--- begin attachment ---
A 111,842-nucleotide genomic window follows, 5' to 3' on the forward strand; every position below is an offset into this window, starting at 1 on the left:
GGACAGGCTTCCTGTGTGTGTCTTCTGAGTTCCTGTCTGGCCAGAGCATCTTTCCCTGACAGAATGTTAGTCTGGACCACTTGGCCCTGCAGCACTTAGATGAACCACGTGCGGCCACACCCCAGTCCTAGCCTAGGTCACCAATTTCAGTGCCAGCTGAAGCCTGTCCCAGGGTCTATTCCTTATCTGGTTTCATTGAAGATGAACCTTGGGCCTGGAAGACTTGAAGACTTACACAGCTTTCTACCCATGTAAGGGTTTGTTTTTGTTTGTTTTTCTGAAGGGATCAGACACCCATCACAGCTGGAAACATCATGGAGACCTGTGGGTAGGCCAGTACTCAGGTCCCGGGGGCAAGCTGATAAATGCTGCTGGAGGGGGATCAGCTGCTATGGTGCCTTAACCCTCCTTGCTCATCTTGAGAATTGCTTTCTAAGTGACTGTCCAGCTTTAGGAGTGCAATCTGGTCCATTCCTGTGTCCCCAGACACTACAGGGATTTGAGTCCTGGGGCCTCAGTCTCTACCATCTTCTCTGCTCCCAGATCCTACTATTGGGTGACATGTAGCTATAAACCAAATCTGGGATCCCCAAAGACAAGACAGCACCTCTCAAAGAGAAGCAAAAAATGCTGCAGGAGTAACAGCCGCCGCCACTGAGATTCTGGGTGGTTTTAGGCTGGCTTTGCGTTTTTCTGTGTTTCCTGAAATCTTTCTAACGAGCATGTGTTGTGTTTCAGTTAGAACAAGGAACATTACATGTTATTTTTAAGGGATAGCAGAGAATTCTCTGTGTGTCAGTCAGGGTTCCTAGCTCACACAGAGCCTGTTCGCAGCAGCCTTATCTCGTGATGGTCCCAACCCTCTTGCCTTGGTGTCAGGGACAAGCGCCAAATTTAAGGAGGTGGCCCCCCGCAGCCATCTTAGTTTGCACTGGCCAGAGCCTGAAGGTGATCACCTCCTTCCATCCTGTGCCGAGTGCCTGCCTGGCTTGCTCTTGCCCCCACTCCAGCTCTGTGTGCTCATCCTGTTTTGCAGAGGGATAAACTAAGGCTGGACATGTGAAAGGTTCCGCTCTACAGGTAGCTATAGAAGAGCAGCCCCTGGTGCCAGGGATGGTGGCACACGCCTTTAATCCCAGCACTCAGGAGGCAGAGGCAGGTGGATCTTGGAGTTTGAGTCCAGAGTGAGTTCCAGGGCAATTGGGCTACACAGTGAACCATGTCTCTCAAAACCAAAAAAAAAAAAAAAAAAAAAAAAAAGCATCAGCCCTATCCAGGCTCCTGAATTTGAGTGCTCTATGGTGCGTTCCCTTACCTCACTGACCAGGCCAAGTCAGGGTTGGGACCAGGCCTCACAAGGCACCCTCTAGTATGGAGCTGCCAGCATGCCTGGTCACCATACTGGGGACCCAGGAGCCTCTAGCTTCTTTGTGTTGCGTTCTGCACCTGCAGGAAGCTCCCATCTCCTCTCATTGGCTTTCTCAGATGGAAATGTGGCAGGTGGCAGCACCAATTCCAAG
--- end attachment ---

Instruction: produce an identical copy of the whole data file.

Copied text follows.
A 111,842-nucleotide genomic window follows, 5' to 3' on the forward strand; every position below is an offset into this window, starting at 1 on the left:
GGACAGGCTTCCTGTGTGTGTCTTCTGAGTTCCTGTCTGGCCAGAGCATCTTTCCCTGACAGAATGTTAGTCTGGACCACTTGGCCCTGCAGCACTTAGATGAACCACGTGCGGCCACACCCCAGTCCTAGCCTAGGTCACCAATTTCAGTGCCAGCTGAAGCCTGTCCCAGGGTCTATTCCTTATCTGGTTTCATTGAAGATGAACCTTGGGCCTGGAAGACTTGAAGACTTACACAGCTTTCTACCCATGTAAGGGTTTGTTTTTGTTTGTTTTTCTGAAGGGATCAGACACCCATCACAGCTGGAAACATCATGGAGACCTGTGGGTAGGCCAGTACTCAGGTCCCGGGGGCAAGCTGATAAATGCTGCTGGAGGGGGATCAGCTGCTATGGTGCCTTAACCCTCCTTGCTCATCTTGAGAATTGCTTTCTAAGTGACTGTCCAGCTTTAGGAGTGCAATCTGGTCCATTCCTGTGTCCCCAGACACTACAGGGATTTGAGTCCTGGGGCCTCAGTCTCTACCATCTTCTCTGCTCCCAGATCCTACTATTGGGTGACATGTAGCTATAAACCAAATCTGGGATCCCCAAAGACAAGACAGCACCTCTCAAAGAGAAGCAAAAAATGCTGCAGGAGTAACAGCCGCCGCCACTGAGATTCTGGGTGGTTTTAGGCTGGCTTTGCGTTTTTCTGTGTTTCCTGAAATCTTTCTAACGAGCATGTGTTGTGTTTCAGTTAGAACAAGGAACATTACATGTTATTTTTAAGGGATAGCAGAGAATTCTCTGTGTGTCAGTCAGGGTTCCTAGCTCACACAGAGCCTGTTCGCAGCAGCCTTATCTCGTGATGGTCCCAACCCTCTTGCCTTGGTGTCAGGGACAAGCGCCAAATTTAAGGAGGTGGCCCCCCGCAGCCATCTTAGTTTGCACTGGCCAGAGCCTGAAGGTGATCACCTCCTTCCATCCTGTGCCGAGTGCCTGCCTGGCTTGCTCTTGCCCCCACTCCAGCTCTGTGTGCTCATCCTGTTTTGCAGAGGGATAAACTAAGGCTGGACATGTGAAAGGTTCCGCTCTACAGGTAGCTATAGAAGAGCAGCCCCTGGTGCCAGGGATGGTGGCACACGCCTTTAATCCCAGCACTCAGGAGGCAGAGGCAGGTGGATCTTGGAGTTTGAGTCCAGAGTGAGTTCCAGGGCAATTGGGCTACACAGTGAACCATGTCTCTCAAAACCAAAAAAAAAAAAAAAAAAAAAAAAAAGCATCAGCCCTATCCAGGCTCCTGAATTTGAGTGCTCTATGGTGCGTTCCCTTACCTCACTGACCAGGCCAAGTCAGGGTTGGGACCAGGCCTCACAAGGCACCCTCTAGTATGGAGCTGCCAGCATGCCTGGTCACCATACTGGGGACCCAGGAGCCTCTAGCTTCTTTGTGTTGCGTTCTGCACCTGCAGGAAGCTCCCATCTCCTCTCATTGGCTTTCTCAGATGGAAATGTGGCAGGTGGCAGCACCAATTCCAAG